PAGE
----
Gagik Tsarukyan, who is considered Armenia’s richest man and the leader of Prosperous Armenia Party with the second-largest bloc in the Parliament, has recently joined the country’s extra-parliamentary opposition in demanding the resignation of Prime Minister Nikol Pashinyan and his government.
As an opposition, of course, any party or group has the right to demand the resignation of the prime minister. However, under parliamentary rule, the resignation of the government does not mean a change of the governing party. Currently, there is a majority in the National Assembly, and it is up to them to decide who the next prime minister will be, and the composition of the new government. Recent events have shown that the “My Step” faction in the Parliament, led by Pashinyan, is homogeneous and all rumors about internal divisions and disagreements are exaggerated. This was confirmed during the voting on Gagik Tsarukyan’s immunity when the deputies of “My Step” unanimously endorsed the request of the Prosecutor General on the indictment and arrest of a party leader who is accused of electoral fraud.
The second standard way to change power is to overthrow the government through a popular uprising, and force early elections. During the most recent developments, it became apparent that the opposition did not have sufficient capabilities and resources, and lacks the necessary popular support to bring about change using street protests. Again, during the events related to Gagik Tsarukyan, the opposition had high hopes that after the parliament’s decision, people would come out in large numbers to demand a change in power. However, those expectations did not materialize and only several hundred people came to the court to show support for Tsarukyan during his preliminary hearing.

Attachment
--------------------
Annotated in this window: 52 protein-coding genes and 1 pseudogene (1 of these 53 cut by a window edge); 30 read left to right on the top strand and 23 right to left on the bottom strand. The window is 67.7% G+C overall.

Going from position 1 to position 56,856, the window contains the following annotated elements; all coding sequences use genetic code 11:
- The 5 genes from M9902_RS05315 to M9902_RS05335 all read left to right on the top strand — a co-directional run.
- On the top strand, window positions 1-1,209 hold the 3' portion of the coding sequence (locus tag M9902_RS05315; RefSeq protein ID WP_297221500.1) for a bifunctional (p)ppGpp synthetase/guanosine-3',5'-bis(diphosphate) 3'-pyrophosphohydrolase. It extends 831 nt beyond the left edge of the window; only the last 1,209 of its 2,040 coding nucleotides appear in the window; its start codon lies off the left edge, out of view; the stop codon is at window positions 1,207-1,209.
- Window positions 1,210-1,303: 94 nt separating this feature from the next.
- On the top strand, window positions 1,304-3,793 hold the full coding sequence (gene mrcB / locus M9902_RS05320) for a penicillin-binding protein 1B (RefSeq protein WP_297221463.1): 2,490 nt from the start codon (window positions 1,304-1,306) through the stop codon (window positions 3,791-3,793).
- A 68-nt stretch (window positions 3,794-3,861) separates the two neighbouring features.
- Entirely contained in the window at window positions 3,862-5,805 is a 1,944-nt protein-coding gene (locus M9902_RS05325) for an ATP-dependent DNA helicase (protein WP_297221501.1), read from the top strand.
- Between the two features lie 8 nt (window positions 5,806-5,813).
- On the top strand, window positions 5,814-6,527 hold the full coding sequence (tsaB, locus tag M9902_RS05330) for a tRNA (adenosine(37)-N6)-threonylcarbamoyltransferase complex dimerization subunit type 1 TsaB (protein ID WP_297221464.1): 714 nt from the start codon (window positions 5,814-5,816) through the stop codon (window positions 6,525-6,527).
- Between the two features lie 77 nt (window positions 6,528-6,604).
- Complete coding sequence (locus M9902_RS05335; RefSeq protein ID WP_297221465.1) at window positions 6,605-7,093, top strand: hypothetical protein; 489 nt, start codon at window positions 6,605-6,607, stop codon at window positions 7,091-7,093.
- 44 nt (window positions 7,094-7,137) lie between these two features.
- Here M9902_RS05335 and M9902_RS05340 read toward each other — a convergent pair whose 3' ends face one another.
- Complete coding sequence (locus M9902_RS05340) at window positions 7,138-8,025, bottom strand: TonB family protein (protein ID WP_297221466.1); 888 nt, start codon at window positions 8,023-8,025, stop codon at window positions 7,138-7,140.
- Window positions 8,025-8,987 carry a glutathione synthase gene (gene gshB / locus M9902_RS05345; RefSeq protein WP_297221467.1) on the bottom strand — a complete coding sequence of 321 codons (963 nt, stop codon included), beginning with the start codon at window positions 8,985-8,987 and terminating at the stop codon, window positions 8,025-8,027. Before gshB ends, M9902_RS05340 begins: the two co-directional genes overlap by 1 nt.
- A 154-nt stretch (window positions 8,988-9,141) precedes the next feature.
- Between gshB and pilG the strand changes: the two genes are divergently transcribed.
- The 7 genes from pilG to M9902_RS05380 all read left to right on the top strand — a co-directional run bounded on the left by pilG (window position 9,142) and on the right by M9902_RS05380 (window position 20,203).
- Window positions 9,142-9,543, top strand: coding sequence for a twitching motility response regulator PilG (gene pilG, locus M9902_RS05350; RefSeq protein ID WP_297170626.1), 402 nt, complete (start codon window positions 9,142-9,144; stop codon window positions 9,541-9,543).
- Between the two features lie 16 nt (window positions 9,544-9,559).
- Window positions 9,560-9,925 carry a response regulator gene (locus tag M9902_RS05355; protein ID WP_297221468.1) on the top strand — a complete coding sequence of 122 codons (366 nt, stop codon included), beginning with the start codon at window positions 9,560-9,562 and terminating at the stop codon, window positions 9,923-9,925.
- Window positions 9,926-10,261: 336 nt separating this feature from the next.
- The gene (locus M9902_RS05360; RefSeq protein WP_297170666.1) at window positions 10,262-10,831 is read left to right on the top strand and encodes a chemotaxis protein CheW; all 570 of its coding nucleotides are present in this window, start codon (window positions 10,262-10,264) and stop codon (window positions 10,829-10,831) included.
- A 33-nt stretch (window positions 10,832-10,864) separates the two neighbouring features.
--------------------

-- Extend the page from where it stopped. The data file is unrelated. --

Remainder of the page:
The opposition also had similar hopes when the Parliament decided to terminate three members of the Constitutional Court and remove the president of the Court from his position. Once again the public did not react in any adverse way.
For some time now, the Armenian opposition has been living in a bubble, believing in the misinformation it has been spreading. They remain convinced that through their media outlets, “human rights guardians” and political commentators they are succeeding in forming public opinion, and that the people will soon revolt and stand up to demand Pashinyan’s resignation. The misinformation campaign about the authorities’ willingness to hand over Artsakh lands to Azerbaijan, forecast of economic collapse, accusations about political persecutions, alleged violations of the constitution, and smuggling of cigarettes and diamonds were all ignored by the public as falsehoods. The opposition’s latest projection is that the country is heading toward famine and starvation in a few short months.
Since the Velvet Revolution of 2018, the leaders of the former regime are advancing their agenda based on assumptions that are far removed from the realities on the ground. Those who did not understand the Armenian society when they were in power, still do not apprehend that the people’s memory is not that short. Their twenty-year rule fraught in corruption, bribery, looting, economic monopolies, human rights violations, rigged elections, and many other aspects of misuse of power are still fresh in everyone’s consciousness.
Like any government, Pashinyan’s administration is making mistakes and causing grievances about some of the decisions being made. However, all the criticisms leveled against it are not enough to force the public to make a sharp turn to the former rulers of the country.
One of the main failures of the Armenian opposition groups is that they are not able to unite, as their struggle is based on personal, and economic interests and not on any concrete principles or goals. Part of the opposition does not want to publicly associate with the former ruling Republican Party (RPA) or former president Kocharian as they are considered to be highly toxic. Meanwhile, the RPA thinks that they are the main force in the anti-Pashinyan front, and everyone else must coalesce around them.
Under these circumstances, going forward there is only one way for the opposition. They must wait and prepare for the next elections while trying to come up with constructive and alternative proposals and programs. Even that does not guarantee them representation in the next parliament. As far as returning to power, for a foreseeable future it remains a distant illusion.